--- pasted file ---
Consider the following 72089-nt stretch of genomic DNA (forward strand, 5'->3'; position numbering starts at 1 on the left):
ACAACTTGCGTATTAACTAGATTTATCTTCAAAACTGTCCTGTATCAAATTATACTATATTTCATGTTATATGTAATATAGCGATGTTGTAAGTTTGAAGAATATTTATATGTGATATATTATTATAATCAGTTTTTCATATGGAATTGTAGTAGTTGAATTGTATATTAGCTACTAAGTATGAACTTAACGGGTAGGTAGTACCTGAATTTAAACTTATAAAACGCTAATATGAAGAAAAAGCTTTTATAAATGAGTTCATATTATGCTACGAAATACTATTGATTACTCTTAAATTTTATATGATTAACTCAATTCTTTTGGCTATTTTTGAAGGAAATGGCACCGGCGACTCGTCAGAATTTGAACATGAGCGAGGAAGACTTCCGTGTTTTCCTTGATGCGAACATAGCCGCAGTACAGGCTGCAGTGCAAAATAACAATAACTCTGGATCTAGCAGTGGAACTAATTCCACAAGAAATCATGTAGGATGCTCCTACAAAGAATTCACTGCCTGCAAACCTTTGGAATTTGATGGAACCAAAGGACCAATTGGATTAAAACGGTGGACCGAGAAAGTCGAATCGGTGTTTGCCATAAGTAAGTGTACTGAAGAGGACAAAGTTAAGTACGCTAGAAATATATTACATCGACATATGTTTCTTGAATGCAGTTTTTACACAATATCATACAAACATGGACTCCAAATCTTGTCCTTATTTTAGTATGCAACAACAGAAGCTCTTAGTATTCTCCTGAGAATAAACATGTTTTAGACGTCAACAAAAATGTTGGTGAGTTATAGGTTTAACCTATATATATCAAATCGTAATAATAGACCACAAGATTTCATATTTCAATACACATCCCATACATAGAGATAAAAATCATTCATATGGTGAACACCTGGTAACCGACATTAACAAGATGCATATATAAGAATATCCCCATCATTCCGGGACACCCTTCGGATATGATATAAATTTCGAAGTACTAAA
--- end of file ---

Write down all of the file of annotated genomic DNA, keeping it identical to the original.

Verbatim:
Consider the following 72089-nt stretch of genomic DNA (forward strand, 5'->3'; position numbering starts at 1 on the left):
ACAACTTGCGTATTAACTAGATTTATCTTCAAAACTGTCCTGTATCAAATTATACTATATTTCATGTTATATGTAATATAGCGATGTTGTAAGTTTGAAGAATATTTATATGTGATATATTATTATAATCAGTTTTTCATATGGAATTGTAGTAGTTGAATTGTATATTAGCTACTAAGTATGAACTTAACGGGTAGGTAGTACCTGAATTTAAACTTATAAAACGCTAATATGAAGAAAAAGCTTTTATAAATGAGTTCATATTATGCTACGAAATACTATTGATTACTCTTAAATTTTATATGATTAACTCAATTCTTTTGGCTATTTTTGAAGGAAATGGCACCGGCGACTCGTCAGAATTTGAACATGAGCGAGGAAGACTTCCGTGTTTTCCTTGATGCGAACATAGCCGCAGTACAGGCTGCAGTGCAAAATAACAATAACTCTGGATCTAGCAGTGGAACTAATTCCACAAGAAATCATGTAGGATGCTCCTACAAAGAATTCACTGCCTGCAAACCTTTGGAATTTGATGGAACCAAAGGACCAATTGGATTAAAACGGTGGACCGAGAAAGTCGAATCGGTGTTTGCCATAAGTAAGTGTACTGAAGAGGACAAAGTTAAGTACGCTAGAAATATATTACATCGACATATGTTTCTTGAATGCAGTTTTTACACAATATCATACAAACATGGACTCCAAATCTTGTCCTTATTTTAGTATGCAACAACAGAAGCTCTTAGTATTCTCCTGAGAATAAACATGTTTTAGACGTCAACAAAAATGTTGGTGAGTTATAGGTTTAACCTATATATATCAAATCGTAATAATAGACCACAAGATTTCATATTTCAATACACATCCCATACATAGAGATAAAAATCATTCATATGGTGAACACCTGGTAACCGACATTAACAAGATGCATATATAAGAATATCCCCATCATTCCGGGACACCCTTCGGATATGATATAAATTTCGAAGTACTAAA